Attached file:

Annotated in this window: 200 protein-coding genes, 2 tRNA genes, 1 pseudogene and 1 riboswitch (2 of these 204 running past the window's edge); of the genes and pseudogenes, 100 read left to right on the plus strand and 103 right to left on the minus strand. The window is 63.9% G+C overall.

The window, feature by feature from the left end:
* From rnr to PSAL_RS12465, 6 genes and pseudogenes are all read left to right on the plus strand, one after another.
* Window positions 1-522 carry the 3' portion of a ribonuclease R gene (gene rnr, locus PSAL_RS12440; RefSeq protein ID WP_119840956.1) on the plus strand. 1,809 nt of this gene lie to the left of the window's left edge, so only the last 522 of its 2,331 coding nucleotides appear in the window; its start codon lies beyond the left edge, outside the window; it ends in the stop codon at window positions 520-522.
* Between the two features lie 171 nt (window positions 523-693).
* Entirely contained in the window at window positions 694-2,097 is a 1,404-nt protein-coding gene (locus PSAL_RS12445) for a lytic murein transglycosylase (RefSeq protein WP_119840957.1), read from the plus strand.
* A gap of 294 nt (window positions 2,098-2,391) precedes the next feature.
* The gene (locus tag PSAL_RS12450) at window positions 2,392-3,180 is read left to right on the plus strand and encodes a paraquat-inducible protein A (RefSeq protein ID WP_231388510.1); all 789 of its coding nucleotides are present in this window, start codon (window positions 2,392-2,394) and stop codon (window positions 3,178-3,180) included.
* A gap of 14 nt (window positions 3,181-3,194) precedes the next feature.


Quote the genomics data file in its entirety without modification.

Annotated in this window: 200 protein-coding genes, 2 tRNA genes, 1 pseudogene and 1 riboswitch (2 of these 204 running past the window's edge); of the genes and pseudogenes, 100 read left to right on the plus strand and 103 right to left on the minus strand. The window is 63.9% G+C overall.

The window, feature by feature from the left end:
* From rnr to PSAL_RS12465, 6 genes and pseudogenes are all read left to right on the plus strand, one after another.
* Window positions 1-522 carry the 3' portion of a ribonuclease R gene (gene rnr, locus PSAL_RS12440; RefSeq protein ID WP_119840956.1) on the plus strand. 1,809 nt of this gene lie to the left of the window's left edge, so only the last 522 of its 2,331 coding nucleotides appear in the window; its start codon lies beyond the left edge, outside the window; it ends in the stop codon at window positions 520-522.
* Between the two features lie 171 nt (window positions 523-693).
* Entirely contained in the window at window positions 694-2,097 is a 1,404-nt protein-coding gene (locus PSAL_RS12445) for a lytic murein transglycosylase (RefSeq protein WP_119840957.1), read from the plus strand.
* A gap of 294 nt (window positions 2,098-2,391) precedes the next feature.
* The gene (locus tag PSAL_RS12450) at window positions 2,392-3,180 is read left to right on the plus strand and encodes a paraquat-inducible protein A (RefSeq protein ID WP_231388510.1); all 789 of its coding nucleotides are present in this window, start codon (window positions 2,392-2,394) and stop codon (window positions 3,178-3,180) included.
* A gap of 14 nt (window positions 3,181-3,194) precedes the next feature.